Canal Estates (commonly known as bayous) are a form of subdivision popular in cities like Miami, Florida, Texas City, Texas and the Gold Coast, Queensland; the Gold Coast has over 700 km of residential canals. Wetlands are difficult areas upon which to build housing estates, so dredging part of the wetland down to a navigable channel provides fill to build up another part of the wetland above the flood level for houses. Land is built up in a finger pattern that provides a suburban street layout of waterfront housing blocks.
Inland canals have often had boats specifically built for them. An example of this is the British narrowboat, which is up to 72 feet (21.95 m) long and 7 feet (2.13 m) wide and was primarily built for British Midland canals. In this case the limiting factor was the size of the locks. This is also the limiting factor on the Panama canal where Panamax ships are limited to a length of 294.1 m (965 ft) and a width of 32.3 m (106 ft). For the lockless Suez Canal the limiting factor for Suezmax ships is generally draft, which is limited to 16 m (52.5 ft). At the other end of the scale, tub-boat canals such as the Bude Canal were limited to boats of under 10 tons for much of their length due to the capacity of their inclined planes or boat lifts. Most canals have a limit on height imposed either by bridges or by tunnels.
Lists of canals
- North America
- Hadfield 1986, p. 22.
- "Works of Man", Ronald W. Clark, ISBN 0-670-80483-5 (1985) 352 pages, Viking Penguin, Inc, NYC, NY,
quotation page 87: "There was little experience moving bulk loads by carts, while a packhorse would [sic, meaning 'could' or 'can only'] carry only an eighth of a ton. On a soft road a horse might be able to draw 5/8ths of a ton. But if the load were carried by a barge on a waterway, then up to 30 tons could be drawn by the same horse."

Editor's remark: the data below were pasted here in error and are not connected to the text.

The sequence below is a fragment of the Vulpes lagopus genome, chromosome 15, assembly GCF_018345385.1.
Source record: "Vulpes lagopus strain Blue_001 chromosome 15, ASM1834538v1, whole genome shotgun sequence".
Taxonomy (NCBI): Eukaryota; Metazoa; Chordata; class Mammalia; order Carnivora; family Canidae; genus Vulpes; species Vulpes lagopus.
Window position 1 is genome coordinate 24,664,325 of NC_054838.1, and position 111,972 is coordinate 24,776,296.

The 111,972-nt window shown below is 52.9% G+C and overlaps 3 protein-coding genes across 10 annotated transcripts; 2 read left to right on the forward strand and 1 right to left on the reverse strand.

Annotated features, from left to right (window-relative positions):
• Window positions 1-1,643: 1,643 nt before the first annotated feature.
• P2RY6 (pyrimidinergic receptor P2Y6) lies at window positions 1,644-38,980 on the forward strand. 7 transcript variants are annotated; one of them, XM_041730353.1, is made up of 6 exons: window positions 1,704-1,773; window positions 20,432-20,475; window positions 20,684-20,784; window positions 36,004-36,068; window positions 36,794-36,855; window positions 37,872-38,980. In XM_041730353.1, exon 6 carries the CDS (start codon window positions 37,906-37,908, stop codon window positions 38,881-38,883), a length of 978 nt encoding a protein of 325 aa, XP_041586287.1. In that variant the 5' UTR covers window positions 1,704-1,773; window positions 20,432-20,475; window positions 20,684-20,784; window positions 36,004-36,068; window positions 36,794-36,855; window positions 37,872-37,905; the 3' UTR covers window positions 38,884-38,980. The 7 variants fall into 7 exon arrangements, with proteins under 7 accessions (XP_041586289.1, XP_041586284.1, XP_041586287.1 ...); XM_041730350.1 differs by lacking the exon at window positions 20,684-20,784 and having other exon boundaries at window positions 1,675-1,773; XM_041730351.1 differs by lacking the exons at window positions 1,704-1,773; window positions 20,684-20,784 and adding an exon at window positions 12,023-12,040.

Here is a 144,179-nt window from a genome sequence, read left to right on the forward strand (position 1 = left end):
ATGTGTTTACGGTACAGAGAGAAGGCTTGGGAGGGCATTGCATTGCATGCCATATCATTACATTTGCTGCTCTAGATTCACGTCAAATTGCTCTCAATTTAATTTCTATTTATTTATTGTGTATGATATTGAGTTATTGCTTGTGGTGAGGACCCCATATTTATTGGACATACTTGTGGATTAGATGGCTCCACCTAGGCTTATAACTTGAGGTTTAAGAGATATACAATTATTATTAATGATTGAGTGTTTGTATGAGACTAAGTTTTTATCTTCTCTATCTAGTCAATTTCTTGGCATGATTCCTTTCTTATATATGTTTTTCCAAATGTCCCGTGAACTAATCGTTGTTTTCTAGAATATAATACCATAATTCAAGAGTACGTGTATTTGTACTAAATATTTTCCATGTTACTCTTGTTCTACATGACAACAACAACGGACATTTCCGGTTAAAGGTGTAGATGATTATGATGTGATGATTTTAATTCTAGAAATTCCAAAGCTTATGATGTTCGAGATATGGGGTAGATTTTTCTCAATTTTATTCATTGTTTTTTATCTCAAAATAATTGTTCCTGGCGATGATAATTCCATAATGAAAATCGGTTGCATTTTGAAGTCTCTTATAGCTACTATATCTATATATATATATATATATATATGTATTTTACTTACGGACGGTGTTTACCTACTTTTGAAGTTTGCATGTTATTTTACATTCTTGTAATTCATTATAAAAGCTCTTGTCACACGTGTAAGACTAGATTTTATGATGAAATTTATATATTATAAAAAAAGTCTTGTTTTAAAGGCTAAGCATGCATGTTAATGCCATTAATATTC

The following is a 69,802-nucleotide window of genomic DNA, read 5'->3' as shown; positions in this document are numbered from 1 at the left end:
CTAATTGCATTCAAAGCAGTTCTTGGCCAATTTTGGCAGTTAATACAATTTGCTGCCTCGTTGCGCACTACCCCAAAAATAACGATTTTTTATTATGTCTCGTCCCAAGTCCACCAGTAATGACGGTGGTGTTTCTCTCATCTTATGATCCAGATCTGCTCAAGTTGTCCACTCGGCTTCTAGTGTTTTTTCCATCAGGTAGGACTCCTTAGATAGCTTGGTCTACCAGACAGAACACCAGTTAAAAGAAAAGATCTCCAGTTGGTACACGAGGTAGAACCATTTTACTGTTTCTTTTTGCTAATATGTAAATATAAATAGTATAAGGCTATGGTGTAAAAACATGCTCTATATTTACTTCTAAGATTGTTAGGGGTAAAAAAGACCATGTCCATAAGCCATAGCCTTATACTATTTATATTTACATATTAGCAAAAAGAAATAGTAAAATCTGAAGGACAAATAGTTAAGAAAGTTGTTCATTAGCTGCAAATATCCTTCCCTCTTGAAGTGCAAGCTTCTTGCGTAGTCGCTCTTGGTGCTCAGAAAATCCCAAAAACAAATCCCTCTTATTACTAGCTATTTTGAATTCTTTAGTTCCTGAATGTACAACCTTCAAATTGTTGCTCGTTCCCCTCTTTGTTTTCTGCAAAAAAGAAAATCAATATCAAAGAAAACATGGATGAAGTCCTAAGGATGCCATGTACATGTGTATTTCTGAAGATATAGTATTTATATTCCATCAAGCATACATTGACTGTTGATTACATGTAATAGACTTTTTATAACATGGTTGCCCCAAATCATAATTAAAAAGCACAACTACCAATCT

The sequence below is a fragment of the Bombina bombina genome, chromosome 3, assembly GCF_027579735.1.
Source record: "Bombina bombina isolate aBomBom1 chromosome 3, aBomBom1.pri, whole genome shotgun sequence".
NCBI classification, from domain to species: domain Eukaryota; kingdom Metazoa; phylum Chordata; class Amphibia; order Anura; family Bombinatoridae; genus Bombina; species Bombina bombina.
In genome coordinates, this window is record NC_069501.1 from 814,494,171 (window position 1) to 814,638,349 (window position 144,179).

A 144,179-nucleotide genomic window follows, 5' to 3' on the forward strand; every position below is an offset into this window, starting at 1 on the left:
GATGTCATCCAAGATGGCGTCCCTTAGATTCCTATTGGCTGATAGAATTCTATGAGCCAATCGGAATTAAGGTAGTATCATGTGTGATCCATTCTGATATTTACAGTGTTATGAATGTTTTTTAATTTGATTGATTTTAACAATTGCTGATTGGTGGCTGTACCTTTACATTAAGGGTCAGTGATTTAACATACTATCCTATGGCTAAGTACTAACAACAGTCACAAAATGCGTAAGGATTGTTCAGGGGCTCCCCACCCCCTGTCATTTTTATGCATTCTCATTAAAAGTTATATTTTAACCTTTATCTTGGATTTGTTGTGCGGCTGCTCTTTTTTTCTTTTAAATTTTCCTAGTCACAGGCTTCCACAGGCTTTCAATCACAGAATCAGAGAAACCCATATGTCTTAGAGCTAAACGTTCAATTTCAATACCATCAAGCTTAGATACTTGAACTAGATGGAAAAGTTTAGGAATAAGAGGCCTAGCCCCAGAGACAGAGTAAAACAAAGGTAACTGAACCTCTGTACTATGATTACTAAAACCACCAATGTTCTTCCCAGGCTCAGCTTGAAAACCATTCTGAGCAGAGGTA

- Camels may be able to carry up to 600 pounds for short haul travel
- Rodda 2004, p. 161.
- Hadfield 1986, p. 16.
- Needham 1971, p. 269.
- Donald Langmead. Encyclopedia of Architectural and Engineering Feats. ABC-CLIO. p. 37. ISBN 978-1-57607-112-0. Retrieved 15 February 2013. "the world's largest artificial waterway and oldest canal still in existence"
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- Froriep, Siegfried (1986): "Ein Wasserweg in Bithynien. Bemühungen der Römer, Byzantiner und Osmanen", Antike Welt, 2nd Special Edition, pp. 39–50 (46)
- Schörner, Hadwiga (2000): "Künstliche Schiffahrtskanäle in der Antike. Der sogenannte antike Suez-Kanal", Skyllis, Vol. 3, No. 1, pp. 28–43 (33–35)
- specifically from (), Start point at River Brue
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- The International Canal Monuments List (PDF), retrieved 2008-10-08
- def lede: Early modern period
- David Cornforth (February 2012). "Exeter Canal and Quayside - a short history". . Retrieved 14 September 2013.
- Exeter history by www.exeter.gov.uk, .pdf file Exeter Ship Canal, The First Four Hundred Years, accessdate=13 September 2013
- Burton, (1995). Chapter 3: Building the Canals
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- Hadfield, Charles (1981). The Canal Age (Second ed.). David & Charles. ISBN 0-7153-8079-6.
- Hadfield, Charles (1966). The Canals of the West Midlands. David & Charles. ISBN 0-7153-4660-1.
- Lowell National Historical Park — Lowell History Prologue, retrieved 2008-10-08
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- Hadfield 1986, p. 191.
- Burton, Anthony (1995) , The Great Days of the Canals, Twickenham: Tiger Books, ISBN 1-85501-695-8
- Calvert, Roger (1963), Inland Waterways of Europe, George Allen and Unwin
- Edwards-May, David (2008), European Waterways - map and concise directory, 3rd edition, Euromapping
- Hadfield, Charles (1986), World Canals: Inland Navigation Past and Present, David and Charles, ISBN 0-7153-8555-0
- Needham, J (1971), Science and Civilisation in China, C.U.P. Cambridge
- Rodda, J. C. (2004), The Basis of Civilization - Water Science?, International Association of Hydrological Sciences
|Wikimedia Commons has media related to canals.|
- British Waterways' leisure website - Britain's official guide to canals, rivers and lakes
- Leeds Liverpool Canal Photographic Guide
- Triumphs of Canal Building
- Information and Boater's Guide to the New York State Canal System
- "Canals and Navigable Rivers" by James S. Aber, Emporia State University
- National Canal Museum (USA)
- London Canal Museum (UK)
- Canals in Amsterdam
- Canal du Midi
- Canal des Deux Mers
- Canal flow measurement using a sensor.